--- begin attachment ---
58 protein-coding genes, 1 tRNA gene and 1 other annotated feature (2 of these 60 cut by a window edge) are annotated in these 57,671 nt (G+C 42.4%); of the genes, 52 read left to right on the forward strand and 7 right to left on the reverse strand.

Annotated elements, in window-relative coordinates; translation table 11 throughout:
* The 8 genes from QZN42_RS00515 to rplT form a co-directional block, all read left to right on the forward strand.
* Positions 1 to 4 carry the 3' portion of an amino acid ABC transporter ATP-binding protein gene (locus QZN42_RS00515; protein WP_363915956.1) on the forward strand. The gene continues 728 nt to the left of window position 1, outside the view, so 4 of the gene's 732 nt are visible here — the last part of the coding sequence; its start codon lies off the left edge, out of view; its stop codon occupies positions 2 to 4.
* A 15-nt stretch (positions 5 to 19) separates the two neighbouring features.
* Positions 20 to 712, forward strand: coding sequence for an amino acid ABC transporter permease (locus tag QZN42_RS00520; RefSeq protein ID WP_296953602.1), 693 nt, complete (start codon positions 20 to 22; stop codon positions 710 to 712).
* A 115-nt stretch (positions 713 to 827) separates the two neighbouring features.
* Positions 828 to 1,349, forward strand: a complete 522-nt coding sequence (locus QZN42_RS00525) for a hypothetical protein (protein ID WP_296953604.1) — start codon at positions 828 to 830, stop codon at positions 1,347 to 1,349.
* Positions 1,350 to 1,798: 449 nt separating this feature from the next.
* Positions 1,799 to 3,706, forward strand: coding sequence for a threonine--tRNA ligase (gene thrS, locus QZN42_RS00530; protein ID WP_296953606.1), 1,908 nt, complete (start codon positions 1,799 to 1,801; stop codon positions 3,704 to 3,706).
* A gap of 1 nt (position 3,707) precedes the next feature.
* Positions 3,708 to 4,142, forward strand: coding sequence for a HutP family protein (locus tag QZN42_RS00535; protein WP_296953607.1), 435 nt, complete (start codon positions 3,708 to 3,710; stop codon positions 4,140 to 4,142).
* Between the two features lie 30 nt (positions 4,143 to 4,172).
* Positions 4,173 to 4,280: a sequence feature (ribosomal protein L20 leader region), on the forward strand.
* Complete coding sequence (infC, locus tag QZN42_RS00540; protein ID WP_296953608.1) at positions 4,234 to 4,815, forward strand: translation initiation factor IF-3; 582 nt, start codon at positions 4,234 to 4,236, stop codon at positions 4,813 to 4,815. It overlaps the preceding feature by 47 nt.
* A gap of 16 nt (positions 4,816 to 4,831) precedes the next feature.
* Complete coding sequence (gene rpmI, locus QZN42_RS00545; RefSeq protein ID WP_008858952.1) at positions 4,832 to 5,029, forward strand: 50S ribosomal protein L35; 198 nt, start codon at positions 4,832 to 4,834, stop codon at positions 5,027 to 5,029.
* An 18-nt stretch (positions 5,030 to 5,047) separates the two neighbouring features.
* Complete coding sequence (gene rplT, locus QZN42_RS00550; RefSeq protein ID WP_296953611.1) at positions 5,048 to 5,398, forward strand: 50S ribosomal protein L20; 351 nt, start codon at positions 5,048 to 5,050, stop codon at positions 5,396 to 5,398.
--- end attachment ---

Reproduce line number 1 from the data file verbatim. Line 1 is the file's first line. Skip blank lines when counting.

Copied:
58 protein-coding genes, 1 tRNA gene and 1 other annotated feature (2 of these 60 cut by a window edge) are annotated in these 57,671 nt (G+C 42.4%); of the genes, 52 read left to right on the forward strand and 7 right to left on the reverse strand.